Jesus says that 'an enemy' plants the tares when the workmen are sleeping (Matt.13:25). When the evangelist lowers the standard and widens the gate so that his numbers can improve, many who really have not even heard of repentance from sin or faith in God or experienced any change of heart begin to consider themselves as those who have been born again, just because they raised their hands, repeated some words of prayer, or signed cards. Is this not a double death for those who were 'dead in sin' to consider themselves to be alive even when they continue in death? Why would they now seek to respond to the Gospel when they have begun to assume now that the Gospel is for others?

Teachers, instead of clarifying what it means to be born again and correcting the errors that are being propagated, are seeking to be popular, impressing their hearers with entertaining messages about '666', so-called Bible codes, Biblical numerology (!), etc., which even tares can enjoy!

Instead of warning the church about the wrong direction it has taken, prophets are busy trying to be soothsayers for the multitude who would like to know whom they should marry, which job they should take, etc.

Pastors who should be worried about the problems which the people in their churches are experiencing because they do not know God personally are content to give stories or motivational pep talks and skirt around serious issues lest any should leave their churches.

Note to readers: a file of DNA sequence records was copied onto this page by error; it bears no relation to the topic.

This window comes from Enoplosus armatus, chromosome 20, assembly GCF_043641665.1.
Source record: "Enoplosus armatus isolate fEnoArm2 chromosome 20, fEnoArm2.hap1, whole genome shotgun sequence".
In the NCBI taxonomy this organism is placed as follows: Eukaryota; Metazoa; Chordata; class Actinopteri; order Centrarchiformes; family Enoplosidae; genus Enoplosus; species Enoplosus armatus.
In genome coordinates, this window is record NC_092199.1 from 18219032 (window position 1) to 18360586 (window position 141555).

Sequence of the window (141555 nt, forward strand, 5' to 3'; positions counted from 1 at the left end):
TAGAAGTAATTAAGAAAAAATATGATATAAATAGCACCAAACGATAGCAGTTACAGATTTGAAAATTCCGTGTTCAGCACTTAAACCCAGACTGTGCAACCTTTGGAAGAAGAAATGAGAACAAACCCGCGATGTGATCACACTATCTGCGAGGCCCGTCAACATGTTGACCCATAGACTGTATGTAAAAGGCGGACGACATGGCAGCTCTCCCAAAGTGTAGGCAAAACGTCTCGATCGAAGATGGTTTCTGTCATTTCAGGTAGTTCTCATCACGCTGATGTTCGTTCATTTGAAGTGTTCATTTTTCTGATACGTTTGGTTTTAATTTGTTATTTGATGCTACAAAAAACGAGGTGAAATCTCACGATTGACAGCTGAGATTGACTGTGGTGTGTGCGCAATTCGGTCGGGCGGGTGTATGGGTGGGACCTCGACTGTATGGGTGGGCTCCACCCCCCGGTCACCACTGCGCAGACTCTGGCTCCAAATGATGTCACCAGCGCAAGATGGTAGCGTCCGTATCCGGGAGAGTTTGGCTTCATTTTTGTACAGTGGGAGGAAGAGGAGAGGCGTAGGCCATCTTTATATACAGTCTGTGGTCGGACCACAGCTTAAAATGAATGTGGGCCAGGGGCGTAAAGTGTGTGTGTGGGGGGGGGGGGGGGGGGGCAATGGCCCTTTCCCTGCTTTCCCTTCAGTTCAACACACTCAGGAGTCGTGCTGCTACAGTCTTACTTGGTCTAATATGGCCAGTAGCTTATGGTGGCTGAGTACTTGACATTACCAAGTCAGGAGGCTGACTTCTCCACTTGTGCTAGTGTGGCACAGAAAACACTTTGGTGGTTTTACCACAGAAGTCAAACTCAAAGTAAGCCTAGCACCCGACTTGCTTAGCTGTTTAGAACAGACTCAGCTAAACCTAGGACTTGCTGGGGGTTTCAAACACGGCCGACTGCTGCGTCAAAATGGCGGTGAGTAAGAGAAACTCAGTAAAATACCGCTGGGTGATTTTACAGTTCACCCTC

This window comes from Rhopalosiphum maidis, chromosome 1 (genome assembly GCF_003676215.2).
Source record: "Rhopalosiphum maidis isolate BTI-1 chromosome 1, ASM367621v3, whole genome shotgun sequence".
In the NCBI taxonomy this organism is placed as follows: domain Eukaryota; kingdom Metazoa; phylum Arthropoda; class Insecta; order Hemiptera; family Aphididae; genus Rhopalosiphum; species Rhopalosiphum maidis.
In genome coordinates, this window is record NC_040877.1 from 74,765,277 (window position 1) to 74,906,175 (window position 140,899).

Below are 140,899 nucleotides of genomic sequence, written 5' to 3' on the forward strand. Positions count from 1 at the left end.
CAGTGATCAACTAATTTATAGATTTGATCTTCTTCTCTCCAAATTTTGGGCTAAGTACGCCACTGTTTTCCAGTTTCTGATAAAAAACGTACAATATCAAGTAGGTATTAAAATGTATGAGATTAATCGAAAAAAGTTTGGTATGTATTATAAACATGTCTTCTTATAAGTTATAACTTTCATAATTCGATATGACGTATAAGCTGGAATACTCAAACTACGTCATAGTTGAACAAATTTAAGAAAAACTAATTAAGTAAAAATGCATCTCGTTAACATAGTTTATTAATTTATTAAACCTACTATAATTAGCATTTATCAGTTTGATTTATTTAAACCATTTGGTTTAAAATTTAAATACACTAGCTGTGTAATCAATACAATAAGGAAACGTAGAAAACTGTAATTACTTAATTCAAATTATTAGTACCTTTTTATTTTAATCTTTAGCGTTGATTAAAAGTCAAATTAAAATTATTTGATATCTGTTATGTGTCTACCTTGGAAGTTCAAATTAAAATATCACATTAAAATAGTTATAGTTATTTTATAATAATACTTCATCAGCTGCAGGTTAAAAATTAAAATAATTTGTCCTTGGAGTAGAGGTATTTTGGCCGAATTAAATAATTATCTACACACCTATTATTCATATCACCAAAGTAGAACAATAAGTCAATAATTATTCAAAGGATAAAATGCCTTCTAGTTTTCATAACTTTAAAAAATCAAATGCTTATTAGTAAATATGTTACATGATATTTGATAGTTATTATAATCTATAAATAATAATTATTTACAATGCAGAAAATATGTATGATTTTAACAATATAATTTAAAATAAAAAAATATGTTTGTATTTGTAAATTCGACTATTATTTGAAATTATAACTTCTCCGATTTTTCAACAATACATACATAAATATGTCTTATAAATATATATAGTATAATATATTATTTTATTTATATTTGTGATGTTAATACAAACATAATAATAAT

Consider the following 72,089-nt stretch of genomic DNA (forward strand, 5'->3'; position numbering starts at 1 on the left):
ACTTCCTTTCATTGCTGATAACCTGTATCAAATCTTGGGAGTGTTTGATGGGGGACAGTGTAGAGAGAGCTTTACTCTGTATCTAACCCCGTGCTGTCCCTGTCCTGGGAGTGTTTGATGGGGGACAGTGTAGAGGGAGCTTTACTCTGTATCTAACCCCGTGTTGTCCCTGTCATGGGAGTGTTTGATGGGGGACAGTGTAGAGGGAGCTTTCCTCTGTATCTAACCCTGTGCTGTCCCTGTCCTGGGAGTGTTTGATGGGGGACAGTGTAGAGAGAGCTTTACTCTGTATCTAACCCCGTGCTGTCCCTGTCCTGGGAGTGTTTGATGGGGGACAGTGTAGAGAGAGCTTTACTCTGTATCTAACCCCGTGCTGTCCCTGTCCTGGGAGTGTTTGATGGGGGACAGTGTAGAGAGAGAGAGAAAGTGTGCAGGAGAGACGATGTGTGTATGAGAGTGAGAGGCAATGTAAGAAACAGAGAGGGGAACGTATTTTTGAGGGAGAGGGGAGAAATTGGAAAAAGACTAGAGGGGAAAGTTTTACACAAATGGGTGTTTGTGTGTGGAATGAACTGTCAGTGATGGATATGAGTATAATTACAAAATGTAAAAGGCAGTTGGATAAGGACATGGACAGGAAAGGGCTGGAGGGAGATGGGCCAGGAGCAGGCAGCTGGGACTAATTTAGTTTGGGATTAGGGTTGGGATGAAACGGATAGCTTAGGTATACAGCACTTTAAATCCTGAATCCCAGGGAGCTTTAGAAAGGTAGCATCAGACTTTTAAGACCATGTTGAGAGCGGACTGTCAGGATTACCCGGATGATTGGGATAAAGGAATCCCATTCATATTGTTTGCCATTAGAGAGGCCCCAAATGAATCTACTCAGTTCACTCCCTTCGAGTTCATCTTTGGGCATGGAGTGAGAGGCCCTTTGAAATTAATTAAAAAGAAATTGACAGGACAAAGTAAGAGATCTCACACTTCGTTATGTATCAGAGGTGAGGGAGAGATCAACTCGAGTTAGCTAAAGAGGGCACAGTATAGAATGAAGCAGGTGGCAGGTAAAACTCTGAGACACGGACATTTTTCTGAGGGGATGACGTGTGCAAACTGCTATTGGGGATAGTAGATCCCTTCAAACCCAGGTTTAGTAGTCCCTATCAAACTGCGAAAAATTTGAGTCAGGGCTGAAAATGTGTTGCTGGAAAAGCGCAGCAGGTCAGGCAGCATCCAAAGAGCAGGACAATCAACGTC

If born again evangelists, teachers, prophets and pastors are doing this, what can we expect from leaders who themselves have no personal experience with God?

Can we 'ordinary Christians' sit around thinking that all the blame is on our leaders while we are not taking care to present a clear witness to the people around us, to share our testimony, or to evangelise, teach, prophesy and shepherd others around us on a personal basis? We are the majority, and the leaders are fewer in number, and it is we who form a major part of the face of Christianity before the world, especially to our neighbours who live next door.

The problem is massive, and the blame is collectively on all of us. The solution appears to be possible only if all of us, or a large number of us, wake up and take our lives and responsibilities seriously.

-- Published in the Light of Life magazine, April 2013